I'm going to eat your soul!

So I don't know how much you think about metaphysics. Probably not that much, which is all right. Me, I think about metaphysics quite a bit.

Specifically, the implications of the laws of physics on reality (old-skool "meta" physics). And some neurobiology, and cognitive psychology, and other good stuff, but it all follows necessarily from physics. Unless you're some weird spiritualist (one who believes in the spirit, or incorporeal soul, or whatever) and you think that there's something out there that doesn't obey the laws of physics. Let's deal with that now, actually, looking at two alternatives:

1a) everything in the universe obeys the laws of physics (including quantum physics)

1b) there are some things in the universe to which the laws of physics need not apply (like the Irish, only weirder)

Now, you know, I'd tend to go with 1a). But I really don't know. Maybe everything we know about the universality of physics is a sham. Maybe the universe doesn't really exist outside of the imagination of some supreme (or lowly, even) being, and maybe it is constantly being reconfigured (including our memories) according to his whims. There are an infinite number of skeptical arguments to be made, and it's not difficult to formulate them to include the possibility of 1b). The best way of addressing the skeptical argument against the nature of reality is to close one's eyes and will the doubter out of existence; this works more often than you'd think.

But let's humour 1b) for a bit, and explore the metaphysical implications. Let's say that there is some essential essence to man, a soul, that lies outside of the physical world. The thing is, this soul must supervene on the physical mind--all neurobiological research out there suggests that individual cognitive reactions map to specific physical structures in the brain. If someone undergoes physical brain damage, they lose cognitive (or motor) function; there's a direct relationship there. As far as I know, there are no instances of phenomena taking place on the neurological level that violate the laws of physics. So even if there is a soul, and it exists outside of the physical realm, it is only able to act on the mind in such a way that is consistent with the laws of physics. And this isn't a very interesting distinction to be made from case 1a). It's possible to make the skeptical argument that the fact we haven't yet observed any neurological behavior that violates physical law doesn't mean that it could never happen, but again, people who say things like that don't really exist.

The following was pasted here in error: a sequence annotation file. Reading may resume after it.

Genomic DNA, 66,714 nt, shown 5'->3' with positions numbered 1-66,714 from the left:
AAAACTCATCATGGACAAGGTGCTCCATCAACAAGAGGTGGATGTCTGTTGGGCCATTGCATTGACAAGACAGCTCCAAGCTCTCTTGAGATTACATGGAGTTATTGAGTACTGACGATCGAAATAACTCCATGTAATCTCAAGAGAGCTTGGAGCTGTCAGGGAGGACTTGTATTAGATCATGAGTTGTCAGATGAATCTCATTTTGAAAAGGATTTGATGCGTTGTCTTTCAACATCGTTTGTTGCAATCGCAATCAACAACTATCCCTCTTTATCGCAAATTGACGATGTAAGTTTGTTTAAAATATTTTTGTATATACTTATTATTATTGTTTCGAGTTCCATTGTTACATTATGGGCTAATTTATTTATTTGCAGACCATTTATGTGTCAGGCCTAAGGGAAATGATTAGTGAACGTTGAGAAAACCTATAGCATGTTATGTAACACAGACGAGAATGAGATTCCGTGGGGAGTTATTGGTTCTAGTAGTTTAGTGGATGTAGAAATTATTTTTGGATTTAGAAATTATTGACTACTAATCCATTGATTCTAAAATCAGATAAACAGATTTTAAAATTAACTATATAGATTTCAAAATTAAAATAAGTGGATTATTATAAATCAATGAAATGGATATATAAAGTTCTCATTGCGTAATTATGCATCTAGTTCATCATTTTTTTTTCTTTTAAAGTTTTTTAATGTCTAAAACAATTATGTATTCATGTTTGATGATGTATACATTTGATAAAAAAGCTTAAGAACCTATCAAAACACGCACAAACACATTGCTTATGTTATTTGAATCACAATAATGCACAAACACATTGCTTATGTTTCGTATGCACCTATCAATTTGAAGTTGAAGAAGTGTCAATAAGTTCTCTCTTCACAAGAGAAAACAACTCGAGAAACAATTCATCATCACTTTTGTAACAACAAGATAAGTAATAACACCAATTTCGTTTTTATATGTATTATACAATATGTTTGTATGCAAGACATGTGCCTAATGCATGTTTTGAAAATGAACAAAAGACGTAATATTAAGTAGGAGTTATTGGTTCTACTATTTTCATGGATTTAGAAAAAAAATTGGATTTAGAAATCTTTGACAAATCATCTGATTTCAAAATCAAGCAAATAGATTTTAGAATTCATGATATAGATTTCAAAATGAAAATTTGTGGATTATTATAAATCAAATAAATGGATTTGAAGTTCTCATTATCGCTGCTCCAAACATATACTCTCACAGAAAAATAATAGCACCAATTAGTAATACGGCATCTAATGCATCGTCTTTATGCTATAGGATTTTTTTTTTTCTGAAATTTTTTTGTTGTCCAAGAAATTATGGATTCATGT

So I think that 1a) is a reasonable assumption, and despite the fact that most people kind of like the idea of having some non-corporeal soul that defines our essence, most people also like the laws of physics. Well, they don't like like them, but they acknowledge that they're kind of important. If you could swing the cognitive dissonance necessary to reconcile the two mutually exclusive possibilities, and you're happy with that, more power to you; I'm not the sort of person who's able to do that, though.

So given 1a), and a general acceptance that modern neurobiology implies something like

2) all human behavior and thought and action supervenes on impulses in the brain/spinal cord/nerves elsewhere in the body (I'm obviously not a neurobiologist)

you get the conclusion that all human behavior and thought and action is dictated by the laws of physics.

Which isn't an unreasonable conclusion--hopefully not too controversial for anyone alive in the past 50 years who's willing to accept scientific fact.

That's a starting point at least. It's getting late and I'm fated to go to sleep soon, so I'll continue at some other point, since it's my blog and I can write about anything I damn well please. In the meantime, here's a paper I wrote about much of the same topic back in college. I only got a B on it, mainly because I don't come to any sort of conclusion at all. But I'll come to a conclusion on 34.


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